#1
Jan2409, 03:18 PM

P: 113

1. The problem statement, all variables and given/known data
An electron is projected with an initial velocity of 1.6x10[tex]^{6}[/tex] m/s. If the electron just misses the upper plate as it emerges from the field, find the speed of the electron as it emerges from the field? 2. Relevant equations Electric force equation 3. The attempt at a solution I am stuck trying to figure out the magnitude of the electric field, once I can figure this out I know how to solve the problem. Any pointers on how to find the magnitude of the electric field? 



#2
Jan2409, 04:10 PM

HW Helper
P: 5,346

Use ordinary kinematic means to determine the velocity.
You know the speed, hence how long for it to emerge. In that time you also know the deflection so you can determine the acceleration. That acceleration then yields the additional sideways component of velocity to calculate it's speed at that point right? 



#4
Jan2409, 04:16 PM

P: 113

Electric force between 2 parallel plates
I was planning to use Vf^2 = Vo^2 +2ad to find the final velocity, but I am missing the acceleration component. To find the acceleration I wanted to use F = ma (knowing the mass of the electron). But I would need the magnitude of the electric field to find the force from E = F / q.




#5
Jan2409, 05:09 PM

P: 113

So how would I do this without using the electric field? I don't know what you mean about using the "deflection" to find the acceleration. How would I calculate that?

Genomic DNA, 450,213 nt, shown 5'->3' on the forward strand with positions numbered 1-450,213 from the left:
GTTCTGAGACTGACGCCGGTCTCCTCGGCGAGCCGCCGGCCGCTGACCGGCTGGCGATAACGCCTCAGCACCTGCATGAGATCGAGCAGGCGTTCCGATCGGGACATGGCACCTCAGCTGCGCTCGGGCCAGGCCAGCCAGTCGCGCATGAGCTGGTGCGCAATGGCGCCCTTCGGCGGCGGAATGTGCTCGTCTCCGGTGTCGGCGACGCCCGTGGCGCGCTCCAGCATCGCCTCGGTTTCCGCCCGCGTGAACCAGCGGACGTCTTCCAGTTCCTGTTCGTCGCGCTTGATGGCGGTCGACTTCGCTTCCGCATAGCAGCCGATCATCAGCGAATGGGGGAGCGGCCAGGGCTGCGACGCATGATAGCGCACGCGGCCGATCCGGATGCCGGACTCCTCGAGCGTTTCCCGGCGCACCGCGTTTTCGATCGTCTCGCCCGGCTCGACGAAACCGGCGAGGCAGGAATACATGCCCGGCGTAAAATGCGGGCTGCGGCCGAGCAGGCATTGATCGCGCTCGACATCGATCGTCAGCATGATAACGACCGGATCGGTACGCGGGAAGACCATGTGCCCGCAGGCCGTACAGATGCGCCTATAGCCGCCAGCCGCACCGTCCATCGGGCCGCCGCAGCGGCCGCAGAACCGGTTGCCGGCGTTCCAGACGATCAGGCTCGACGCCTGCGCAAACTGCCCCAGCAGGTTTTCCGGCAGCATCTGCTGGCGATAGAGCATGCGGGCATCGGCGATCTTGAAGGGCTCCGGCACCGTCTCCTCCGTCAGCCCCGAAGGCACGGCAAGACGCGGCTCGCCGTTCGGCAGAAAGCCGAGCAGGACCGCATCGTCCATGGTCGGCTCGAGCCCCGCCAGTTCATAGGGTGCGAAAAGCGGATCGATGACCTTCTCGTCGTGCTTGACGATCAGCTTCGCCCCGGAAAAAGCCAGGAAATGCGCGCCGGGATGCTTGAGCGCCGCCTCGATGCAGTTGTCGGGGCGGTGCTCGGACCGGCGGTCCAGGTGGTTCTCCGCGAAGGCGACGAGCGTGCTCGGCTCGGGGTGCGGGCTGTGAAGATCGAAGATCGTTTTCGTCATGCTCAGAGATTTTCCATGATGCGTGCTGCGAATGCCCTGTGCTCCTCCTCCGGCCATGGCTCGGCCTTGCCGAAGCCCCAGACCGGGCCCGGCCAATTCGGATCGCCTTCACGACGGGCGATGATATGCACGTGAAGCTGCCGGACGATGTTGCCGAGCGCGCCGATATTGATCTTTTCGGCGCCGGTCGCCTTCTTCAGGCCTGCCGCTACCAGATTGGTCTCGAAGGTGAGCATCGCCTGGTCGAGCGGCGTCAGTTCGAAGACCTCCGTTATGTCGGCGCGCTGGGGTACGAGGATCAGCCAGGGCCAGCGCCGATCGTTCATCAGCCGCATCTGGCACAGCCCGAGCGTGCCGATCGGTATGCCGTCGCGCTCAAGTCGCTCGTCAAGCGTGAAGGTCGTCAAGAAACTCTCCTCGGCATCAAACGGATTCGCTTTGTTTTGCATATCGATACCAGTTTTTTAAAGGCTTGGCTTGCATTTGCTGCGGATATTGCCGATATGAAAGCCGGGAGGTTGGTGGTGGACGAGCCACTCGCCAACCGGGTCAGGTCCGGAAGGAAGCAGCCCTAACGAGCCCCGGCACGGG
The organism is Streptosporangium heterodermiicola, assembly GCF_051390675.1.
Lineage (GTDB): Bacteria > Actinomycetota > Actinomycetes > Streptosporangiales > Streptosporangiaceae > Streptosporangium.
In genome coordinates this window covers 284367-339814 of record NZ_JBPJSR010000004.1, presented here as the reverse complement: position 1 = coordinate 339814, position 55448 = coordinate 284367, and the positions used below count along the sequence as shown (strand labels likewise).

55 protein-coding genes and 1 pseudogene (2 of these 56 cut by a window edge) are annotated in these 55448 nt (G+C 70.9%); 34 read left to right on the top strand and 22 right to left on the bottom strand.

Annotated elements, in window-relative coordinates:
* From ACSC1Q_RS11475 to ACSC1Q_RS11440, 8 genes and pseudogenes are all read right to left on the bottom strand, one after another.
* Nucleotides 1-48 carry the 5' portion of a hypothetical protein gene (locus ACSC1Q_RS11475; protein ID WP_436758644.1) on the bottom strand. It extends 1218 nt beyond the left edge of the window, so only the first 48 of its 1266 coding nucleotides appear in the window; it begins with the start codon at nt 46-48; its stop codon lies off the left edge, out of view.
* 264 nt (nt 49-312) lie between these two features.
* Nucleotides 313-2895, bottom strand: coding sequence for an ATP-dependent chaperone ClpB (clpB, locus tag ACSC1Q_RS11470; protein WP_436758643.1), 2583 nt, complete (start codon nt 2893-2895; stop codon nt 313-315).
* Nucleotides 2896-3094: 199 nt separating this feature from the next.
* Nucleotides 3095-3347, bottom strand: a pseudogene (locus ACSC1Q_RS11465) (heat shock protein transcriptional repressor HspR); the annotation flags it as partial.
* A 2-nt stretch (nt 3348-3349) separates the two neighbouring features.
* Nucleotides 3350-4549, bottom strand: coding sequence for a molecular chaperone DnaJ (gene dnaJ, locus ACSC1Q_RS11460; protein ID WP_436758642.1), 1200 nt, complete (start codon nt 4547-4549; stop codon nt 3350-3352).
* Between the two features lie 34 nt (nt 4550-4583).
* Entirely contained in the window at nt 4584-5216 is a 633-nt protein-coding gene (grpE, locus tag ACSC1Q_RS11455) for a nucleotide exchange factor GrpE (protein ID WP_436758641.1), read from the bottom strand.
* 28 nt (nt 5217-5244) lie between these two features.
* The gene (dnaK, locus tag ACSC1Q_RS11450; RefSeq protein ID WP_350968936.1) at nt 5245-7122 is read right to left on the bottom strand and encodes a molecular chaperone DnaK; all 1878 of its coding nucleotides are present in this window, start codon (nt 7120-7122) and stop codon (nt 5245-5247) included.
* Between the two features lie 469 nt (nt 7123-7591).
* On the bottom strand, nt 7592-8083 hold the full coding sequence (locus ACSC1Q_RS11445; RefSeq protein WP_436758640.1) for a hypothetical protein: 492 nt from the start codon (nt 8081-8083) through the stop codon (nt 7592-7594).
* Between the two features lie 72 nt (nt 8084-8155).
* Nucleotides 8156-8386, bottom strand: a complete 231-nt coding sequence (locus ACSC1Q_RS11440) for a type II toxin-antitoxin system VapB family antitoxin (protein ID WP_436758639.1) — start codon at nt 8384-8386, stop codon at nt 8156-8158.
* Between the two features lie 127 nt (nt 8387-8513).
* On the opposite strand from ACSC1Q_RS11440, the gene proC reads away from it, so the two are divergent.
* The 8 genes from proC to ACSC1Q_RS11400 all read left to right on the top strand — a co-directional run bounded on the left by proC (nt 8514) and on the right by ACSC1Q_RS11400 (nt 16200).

#6
Jan2409, 05:33 PM

HW Helper
P: 5,346

Use the distance, acceleration, time relationship to determine acceleration. Then you can use your V^{2}, acceleration and distance. 



#7
Jan2409, 05:43 PM

P: 113

Thanks for the advice, but this does not work. I get the answer wrong, the magnitude of the electric field is 364N/C, I am just not sure how to find it. When I use this electric field with the method I stated above I get the right answer. I just can't figure out how they got 364N/C :(




#8
Jan2409, 05:53 PM

HW Helper
P: 5,346

Once you determine the acceleration from the trajectory, then you can use f = ma to determine field intensity.
They ask really though for just the speed. That equals (Vx^{2} +Vy^{2})^{1/2} 



#9
Jan2409, 05:57 PM

P: 113





#10
Jan2409, 10:28 PM

HW Helper
P: 5,346

I wondered if that wasn't it.
Glad you got it. Good luck. 



#11
Jul2509, 12:39 PM

P: 4

Please will someone explain how I am meant to calculate the time taken for the electron to reach the end of the plates. I'm just not getting it.




#12
Jul2509, 01:04 PM

P: 767

you have the horizontal distance and the velocity in xdirection is constant, so t = v / s




#13
Jul2509, 01:18 PM

P: 4

oh dear. that was rather dense of me. thank you! :)




#14
Jul2509, 01:20 PM

P: 767

You're welcome ^^




#15
Jul2609, 06:22 AM

P: 4





#16
Jul2609, 06:43 AM

Mentor
P: 40,877

Since v = s/t, t = s/v is correct. The units would be m/(m/s) = m(s/m) = s. Makes sense. 



#17
Jul2609, 07:15 AM

P: 767

oh sorry, it's my mistake
it should be t = s/v 



#18
Jul2609, 09:05 AM

P: 4

thank you :)



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